Type 2 diabetes is a lifelong condition that affects people in several ways. Eventually, a persistently high blood sugar level leads to several complications that can significantly impair quality of life. Managing the disease carefully by regularly monitoring blood glucose, taking medication on time and adhering to diet plans and exercise regimens can reduce the risk of complications to a large extent.
Some of the measures taken to ensure healthy living in patients with type 2 diabetes include:
Self care involves taking care of one's own health by adhering to medical advice regarding medication and diet plans, not missing meals or binge eating, practising good foot care, exercising regularly and maintaining good physical and mental health.
Individuals with diabetes are also advised to give up any smoking, binge drinking or drug habits. Regular exercise needs to be monitored as, although a lack of exercise is unhealthy, sudden bouts of over-exercise may also lead to problems. Moderate intensity exercise should performed for at least 150 minutes per week is recommended.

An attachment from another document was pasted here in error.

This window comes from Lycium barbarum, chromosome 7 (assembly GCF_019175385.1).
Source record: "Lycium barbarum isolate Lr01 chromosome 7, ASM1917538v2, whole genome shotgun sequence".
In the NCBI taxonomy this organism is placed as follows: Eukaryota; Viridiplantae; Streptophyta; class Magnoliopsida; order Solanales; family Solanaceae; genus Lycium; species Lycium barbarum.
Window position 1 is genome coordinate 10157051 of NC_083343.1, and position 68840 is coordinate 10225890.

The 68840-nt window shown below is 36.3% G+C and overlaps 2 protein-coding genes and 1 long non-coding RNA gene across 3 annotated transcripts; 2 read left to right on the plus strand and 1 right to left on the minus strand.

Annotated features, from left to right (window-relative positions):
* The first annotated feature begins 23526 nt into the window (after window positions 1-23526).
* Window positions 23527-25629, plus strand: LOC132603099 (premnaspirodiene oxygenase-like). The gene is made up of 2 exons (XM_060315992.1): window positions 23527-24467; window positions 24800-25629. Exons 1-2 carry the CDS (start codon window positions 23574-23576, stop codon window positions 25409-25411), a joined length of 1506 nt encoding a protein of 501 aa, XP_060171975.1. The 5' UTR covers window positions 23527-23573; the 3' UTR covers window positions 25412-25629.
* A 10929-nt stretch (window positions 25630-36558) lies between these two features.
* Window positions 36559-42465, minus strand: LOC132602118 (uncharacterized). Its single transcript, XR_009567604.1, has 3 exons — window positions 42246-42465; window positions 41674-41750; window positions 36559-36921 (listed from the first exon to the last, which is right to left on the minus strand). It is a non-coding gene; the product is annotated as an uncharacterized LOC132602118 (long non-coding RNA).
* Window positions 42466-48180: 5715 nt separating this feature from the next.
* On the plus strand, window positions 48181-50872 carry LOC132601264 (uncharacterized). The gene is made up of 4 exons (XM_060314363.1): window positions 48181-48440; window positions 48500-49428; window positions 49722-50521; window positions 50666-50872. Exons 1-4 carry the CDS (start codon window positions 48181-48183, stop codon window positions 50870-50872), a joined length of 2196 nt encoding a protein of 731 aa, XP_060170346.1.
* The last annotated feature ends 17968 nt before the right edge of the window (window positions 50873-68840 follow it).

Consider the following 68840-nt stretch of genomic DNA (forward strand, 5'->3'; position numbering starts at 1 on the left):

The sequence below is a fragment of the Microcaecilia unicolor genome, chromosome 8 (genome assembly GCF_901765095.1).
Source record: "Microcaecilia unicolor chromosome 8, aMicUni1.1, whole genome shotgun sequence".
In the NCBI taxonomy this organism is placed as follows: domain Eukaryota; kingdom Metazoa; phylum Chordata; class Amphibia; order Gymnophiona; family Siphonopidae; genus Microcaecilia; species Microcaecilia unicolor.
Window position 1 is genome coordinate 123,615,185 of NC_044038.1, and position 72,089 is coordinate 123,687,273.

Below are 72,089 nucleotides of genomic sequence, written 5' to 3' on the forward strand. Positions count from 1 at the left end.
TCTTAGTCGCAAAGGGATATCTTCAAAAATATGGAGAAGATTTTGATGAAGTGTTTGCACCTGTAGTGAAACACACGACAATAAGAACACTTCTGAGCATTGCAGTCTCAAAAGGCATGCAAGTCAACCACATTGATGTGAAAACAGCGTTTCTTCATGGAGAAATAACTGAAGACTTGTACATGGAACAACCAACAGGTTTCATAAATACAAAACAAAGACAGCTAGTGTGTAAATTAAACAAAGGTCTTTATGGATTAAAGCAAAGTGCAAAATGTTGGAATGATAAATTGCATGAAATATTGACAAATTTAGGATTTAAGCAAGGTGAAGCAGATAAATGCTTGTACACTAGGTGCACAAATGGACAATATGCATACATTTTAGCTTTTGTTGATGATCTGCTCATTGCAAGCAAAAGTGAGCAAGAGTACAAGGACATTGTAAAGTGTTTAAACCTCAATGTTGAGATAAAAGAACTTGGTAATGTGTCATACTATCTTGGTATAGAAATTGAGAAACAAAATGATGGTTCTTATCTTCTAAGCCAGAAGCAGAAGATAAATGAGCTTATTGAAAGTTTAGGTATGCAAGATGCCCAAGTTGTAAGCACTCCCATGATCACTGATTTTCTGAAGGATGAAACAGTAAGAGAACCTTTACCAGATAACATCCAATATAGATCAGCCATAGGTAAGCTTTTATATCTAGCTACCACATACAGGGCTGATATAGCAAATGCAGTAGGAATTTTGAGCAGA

Diabetic individuals should attend regular check-ups to have their fasting blood glucose and glycated haemoglobin (HbA1c) tested. The eyes should also be checked for signs of retinopathy and the health of the heart, blood vessel, nerves and kidneys should be assessed. Regular check-ups should include an assessment of the feet to check for sores, infection, injury and "diabetic foot," the gangrene than can occur in cases where neuropathy is manifesting.
Alertness to hypoglycemia
Patients should be aware of diabetic emergencies such as hypoglycaemia or a fall in blood sugar. Keeping glucose tablets to hand at all times and wearing a medi-alert bracelet also helps in the identification and early management of hypoglycemic episodes.
Other measures taken
For diabetic women, pregnancy may mean stopping oral medications and switching over to insulin for effective blood sugar control. Maternal high blood sugar can harm the unborn baby and tight blood sugar control in the mother is therefore essential in preventing pregnancy complications.
Any mental health problems associated with long term diabetes such as anxiety disorder or depression should also be treated.
Reviewed by Sally Robertson, BSc